Top 10 areas where open source leads the way
With job losses rising and belts being tightened across the country, now is the perfect time to look once again at the benefits of using open source software aside from the reported $60 billion a year savings on offer.
Whether it be workspaces, icons, security settings or anything else, open source will always lead the way when it comes to a custom user experience, for the simple reason that you are legally allowed and positively encouraged to tinker.
With access to code, the advanced user can streamline software or add to it while the home user can easily tailor their own operating system for their custom PC build without infringing on any EULA while they're doing so.
With fully customised work spaces on your OS you could potentially save hundreds of hours over your working year. And that's time that could be spent doing things you really enjoy.
The Open Handset Alliance/Android
Uniformity at the core of their mobile experience is something users could only dream about only a few years ago. Now, with the introduction of a standardised charging socket and Android you can be sure of a full, productive experience from any number of mobile devices, manufactured by the top companies and supported by leading service providers.
With Java and Linux at its heart, Android offers a stable base for mobile devices, with customised offerings and home-brewed incarnations aplenty. None of this would be possible without the open source philosophy.
Reduction of technical obsolescence
You've got your old laptop, it's getting on in years now (don't computers age like dogs?) and you're facing the possibility of having to throw it away. It struggles with even the very basic of tasks under its proprietary OS and even the wonderful Windows 7 doesn't want to know.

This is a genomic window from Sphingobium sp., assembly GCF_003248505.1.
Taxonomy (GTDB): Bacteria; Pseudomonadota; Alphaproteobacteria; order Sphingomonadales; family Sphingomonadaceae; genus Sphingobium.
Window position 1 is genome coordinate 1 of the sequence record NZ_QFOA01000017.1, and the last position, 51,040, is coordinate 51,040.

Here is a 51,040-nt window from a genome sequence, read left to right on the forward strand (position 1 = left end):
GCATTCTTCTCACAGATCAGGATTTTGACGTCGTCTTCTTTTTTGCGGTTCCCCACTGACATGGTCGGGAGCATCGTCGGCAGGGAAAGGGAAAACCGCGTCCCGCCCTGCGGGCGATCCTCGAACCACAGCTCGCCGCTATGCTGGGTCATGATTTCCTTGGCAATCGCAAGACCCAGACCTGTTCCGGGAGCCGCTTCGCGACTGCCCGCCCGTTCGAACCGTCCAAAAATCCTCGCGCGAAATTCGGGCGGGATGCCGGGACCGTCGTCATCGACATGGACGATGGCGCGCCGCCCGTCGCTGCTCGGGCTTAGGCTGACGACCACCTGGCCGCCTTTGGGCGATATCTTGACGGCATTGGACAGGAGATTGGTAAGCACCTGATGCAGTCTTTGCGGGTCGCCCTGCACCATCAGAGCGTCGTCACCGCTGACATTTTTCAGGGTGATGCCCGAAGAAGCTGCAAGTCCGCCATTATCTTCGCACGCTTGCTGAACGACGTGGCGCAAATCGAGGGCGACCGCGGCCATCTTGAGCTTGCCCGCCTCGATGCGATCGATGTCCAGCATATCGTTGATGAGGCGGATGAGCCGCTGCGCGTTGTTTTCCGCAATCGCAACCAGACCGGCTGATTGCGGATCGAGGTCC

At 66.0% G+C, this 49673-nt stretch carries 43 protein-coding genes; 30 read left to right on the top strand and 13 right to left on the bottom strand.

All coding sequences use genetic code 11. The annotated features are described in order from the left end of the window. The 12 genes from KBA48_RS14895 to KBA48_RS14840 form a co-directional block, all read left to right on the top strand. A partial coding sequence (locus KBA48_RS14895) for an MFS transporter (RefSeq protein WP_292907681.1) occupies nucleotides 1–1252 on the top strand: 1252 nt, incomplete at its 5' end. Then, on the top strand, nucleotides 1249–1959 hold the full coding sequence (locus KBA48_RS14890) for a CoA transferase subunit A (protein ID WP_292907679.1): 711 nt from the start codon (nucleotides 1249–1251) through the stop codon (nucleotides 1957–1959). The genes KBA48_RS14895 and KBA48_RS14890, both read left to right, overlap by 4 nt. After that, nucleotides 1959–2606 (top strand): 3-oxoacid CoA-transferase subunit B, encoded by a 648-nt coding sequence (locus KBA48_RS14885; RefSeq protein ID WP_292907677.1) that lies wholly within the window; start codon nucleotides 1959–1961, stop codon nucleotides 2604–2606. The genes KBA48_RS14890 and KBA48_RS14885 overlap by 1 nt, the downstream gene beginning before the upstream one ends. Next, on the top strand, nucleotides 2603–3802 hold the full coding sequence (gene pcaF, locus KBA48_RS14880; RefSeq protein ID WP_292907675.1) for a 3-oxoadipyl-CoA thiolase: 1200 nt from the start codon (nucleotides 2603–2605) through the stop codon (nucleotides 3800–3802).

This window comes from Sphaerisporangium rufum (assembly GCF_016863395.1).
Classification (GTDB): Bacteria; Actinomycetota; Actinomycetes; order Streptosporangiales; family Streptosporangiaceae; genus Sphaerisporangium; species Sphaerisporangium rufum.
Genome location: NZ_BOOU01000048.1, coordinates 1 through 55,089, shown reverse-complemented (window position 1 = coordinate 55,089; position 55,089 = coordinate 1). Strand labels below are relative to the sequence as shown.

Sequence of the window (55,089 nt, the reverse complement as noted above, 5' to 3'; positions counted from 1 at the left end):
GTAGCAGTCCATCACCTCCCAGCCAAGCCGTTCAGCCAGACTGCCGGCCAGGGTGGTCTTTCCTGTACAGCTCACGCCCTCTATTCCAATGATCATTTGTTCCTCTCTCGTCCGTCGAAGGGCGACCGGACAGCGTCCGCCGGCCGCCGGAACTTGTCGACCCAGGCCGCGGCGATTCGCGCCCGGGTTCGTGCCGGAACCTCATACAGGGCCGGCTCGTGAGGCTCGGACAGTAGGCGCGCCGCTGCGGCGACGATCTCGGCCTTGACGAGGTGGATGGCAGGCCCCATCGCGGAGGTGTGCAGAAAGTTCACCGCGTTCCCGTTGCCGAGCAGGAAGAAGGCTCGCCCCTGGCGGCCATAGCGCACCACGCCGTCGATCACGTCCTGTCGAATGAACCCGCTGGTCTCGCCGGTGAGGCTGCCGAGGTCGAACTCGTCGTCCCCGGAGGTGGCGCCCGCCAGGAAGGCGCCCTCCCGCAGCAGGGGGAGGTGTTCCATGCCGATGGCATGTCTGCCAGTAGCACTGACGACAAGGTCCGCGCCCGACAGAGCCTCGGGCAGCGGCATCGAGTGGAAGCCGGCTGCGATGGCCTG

What options are you left with? You can throw it away and buy a new one or you can introduce it to Vector Linux or one of the other great open source operating systems that support computers which would be considered relics to the likes of Windows and OSX.
Running the Linux OS, with its KDE GUI, the old girl virtually flies along, and with similar support from other projects such as Open Office you're able to achieve what you want to without having to fork out on a shiny new laptop.
Also, breathing life into old hardware isn't just good for the bank balance; it's good for the environment too.
Healthy competition is good for end users. It ensures innovation, support and offers freedom of choice. Co-operation, however, offers all of the above and more.
The open source community enjoys a previously unheard of level of co-operation between developers, manufacturers and users. Last year, Nokia and Intel announced they were joining forces on the open source Maemo and Moblin projects which, in the future, should see a new line of Intel-based architecture available for mobile devices and new open source operating systems to run on them.
With open source, people from the poorest countries have access to a world of information, education opportunities and fun. The One Laptop per Child (OLPC) scheme has strived to bring these possibilities to life and has changed thousands of lives in the process.
One of the children now using an open source laptop from the scheme may one day cure a disease or change the way the world uses energy. Pluses for open source don't get much bigger than that.
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